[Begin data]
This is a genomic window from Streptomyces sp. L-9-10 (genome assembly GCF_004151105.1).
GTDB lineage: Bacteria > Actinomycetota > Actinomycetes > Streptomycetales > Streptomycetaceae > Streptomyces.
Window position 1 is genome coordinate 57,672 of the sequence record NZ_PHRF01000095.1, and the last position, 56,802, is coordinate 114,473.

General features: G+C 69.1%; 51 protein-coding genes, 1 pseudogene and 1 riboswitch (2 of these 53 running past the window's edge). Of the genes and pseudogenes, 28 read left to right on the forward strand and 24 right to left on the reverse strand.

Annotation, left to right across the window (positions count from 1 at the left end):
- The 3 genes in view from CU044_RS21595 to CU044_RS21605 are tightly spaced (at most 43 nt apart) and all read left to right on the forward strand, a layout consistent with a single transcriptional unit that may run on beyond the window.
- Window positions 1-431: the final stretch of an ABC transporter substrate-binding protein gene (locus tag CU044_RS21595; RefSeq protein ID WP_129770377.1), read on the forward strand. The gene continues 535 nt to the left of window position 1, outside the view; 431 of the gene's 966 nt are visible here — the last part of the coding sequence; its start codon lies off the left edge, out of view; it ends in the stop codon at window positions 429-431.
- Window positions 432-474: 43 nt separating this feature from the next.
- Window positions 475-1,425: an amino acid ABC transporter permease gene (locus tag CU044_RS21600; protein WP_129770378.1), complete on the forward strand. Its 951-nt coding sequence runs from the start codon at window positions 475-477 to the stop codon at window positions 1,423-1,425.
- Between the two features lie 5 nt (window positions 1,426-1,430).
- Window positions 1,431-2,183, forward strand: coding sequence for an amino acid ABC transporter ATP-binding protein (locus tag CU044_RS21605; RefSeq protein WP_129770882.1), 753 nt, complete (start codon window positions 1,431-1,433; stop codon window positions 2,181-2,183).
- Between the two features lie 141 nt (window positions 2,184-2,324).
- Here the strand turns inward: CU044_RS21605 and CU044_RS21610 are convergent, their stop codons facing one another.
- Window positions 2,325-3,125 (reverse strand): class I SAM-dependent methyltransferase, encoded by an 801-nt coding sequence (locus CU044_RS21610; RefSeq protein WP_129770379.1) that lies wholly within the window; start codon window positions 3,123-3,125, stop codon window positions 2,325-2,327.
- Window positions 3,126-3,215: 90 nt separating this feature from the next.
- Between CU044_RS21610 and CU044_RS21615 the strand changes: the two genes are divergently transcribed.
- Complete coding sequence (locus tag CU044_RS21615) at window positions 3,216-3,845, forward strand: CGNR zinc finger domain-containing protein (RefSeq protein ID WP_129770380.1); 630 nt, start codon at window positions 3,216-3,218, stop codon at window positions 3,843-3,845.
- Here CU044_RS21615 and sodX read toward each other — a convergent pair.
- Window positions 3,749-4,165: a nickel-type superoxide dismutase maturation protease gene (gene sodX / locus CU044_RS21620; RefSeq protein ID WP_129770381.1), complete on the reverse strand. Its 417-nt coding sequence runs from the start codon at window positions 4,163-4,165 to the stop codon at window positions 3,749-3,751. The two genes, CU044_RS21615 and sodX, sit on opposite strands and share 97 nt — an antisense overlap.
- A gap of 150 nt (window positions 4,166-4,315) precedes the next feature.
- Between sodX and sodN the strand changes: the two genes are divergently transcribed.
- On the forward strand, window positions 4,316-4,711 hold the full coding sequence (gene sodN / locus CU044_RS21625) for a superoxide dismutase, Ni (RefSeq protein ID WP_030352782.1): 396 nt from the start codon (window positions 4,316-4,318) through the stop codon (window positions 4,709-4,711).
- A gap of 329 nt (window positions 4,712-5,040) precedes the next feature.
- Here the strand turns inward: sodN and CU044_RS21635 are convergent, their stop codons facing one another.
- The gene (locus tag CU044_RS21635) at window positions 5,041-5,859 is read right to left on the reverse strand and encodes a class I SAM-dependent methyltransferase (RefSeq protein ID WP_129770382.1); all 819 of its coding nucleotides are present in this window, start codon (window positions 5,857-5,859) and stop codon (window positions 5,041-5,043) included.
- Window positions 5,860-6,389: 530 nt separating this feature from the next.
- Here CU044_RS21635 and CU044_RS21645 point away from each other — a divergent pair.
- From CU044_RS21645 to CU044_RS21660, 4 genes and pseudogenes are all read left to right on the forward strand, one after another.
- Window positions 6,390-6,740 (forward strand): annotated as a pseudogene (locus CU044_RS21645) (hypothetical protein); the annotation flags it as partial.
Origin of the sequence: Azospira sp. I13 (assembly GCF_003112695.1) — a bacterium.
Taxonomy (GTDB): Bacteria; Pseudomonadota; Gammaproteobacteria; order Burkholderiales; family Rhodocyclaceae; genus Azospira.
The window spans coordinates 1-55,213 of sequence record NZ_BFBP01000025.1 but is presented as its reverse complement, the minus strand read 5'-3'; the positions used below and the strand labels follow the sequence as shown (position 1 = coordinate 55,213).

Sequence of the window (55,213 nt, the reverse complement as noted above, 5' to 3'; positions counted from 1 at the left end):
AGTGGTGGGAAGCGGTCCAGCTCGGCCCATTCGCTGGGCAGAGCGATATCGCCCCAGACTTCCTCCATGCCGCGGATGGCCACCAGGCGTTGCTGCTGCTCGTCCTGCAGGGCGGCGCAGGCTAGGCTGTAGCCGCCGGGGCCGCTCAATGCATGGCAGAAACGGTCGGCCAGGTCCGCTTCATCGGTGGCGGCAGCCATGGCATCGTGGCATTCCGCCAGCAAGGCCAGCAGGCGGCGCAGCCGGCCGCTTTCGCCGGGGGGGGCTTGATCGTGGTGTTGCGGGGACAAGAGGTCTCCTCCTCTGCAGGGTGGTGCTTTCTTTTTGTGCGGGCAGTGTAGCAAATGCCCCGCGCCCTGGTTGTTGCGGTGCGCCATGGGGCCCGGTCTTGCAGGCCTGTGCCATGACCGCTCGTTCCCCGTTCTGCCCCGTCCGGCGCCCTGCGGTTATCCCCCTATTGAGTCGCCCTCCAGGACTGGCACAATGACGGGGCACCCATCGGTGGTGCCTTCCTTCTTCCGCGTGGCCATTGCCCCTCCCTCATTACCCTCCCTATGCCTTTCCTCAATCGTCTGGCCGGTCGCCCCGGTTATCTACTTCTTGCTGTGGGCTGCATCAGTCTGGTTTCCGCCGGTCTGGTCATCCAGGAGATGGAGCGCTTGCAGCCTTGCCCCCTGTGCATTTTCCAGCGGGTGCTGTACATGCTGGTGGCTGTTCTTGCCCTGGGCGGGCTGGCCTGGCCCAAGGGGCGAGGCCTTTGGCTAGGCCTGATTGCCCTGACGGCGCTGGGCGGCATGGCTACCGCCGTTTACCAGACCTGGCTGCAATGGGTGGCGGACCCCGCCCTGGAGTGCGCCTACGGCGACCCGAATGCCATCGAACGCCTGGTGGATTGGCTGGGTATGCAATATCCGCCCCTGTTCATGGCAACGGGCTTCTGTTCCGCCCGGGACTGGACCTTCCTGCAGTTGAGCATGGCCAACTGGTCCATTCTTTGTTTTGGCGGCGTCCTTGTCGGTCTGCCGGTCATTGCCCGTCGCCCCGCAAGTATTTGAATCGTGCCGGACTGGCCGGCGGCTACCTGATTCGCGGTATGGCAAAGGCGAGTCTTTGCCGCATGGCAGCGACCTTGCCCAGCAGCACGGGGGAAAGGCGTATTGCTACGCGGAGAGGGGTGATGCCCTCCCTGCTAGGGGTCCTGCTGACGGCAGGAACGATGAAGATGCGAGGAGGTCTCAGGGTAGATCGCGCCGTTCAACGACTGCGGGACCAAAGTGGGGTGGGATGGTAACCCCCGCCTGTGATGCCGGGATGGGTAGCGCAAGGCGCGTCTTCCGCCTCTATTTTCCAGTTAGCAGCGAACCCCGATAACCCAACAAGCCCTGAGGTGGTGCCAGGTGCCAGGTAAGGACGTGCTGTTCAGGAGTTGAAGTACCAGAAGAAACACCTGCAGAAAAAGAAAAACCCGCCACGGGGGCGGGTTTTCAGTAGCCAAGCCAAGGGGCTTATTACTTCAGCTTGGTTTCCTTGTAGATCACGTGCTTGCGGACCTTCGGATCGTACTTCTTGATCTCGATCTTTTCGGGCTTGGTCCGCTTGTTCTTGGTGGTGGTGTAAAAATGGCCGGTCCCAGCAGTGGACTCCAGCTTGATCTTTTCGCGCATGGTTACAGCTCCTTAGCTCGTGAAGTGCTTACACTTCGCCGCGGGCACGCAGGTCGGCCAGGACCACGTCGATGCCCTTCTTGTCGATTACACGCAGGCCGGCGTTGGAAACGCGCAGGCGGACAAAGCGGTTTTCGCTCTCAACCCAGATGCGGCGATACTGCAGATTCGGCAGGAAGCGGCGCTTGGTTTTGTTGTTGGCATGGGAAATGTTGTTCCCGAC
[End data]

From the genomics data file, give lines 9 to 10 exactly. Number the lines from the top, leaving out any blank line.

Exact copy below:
- Window positions 475-1,425: an amino acid ABC transporter permease gene (locus tag CU044_RS21600; protein WP_129770378.1), complete on the forward strand. Its 951-nt coding sequence runs from the start codon at window positions 475-477 to the stop codon at window positions 1,423-1,425.
- Between the two features lie 5 nt (window positions 1,426-1,430).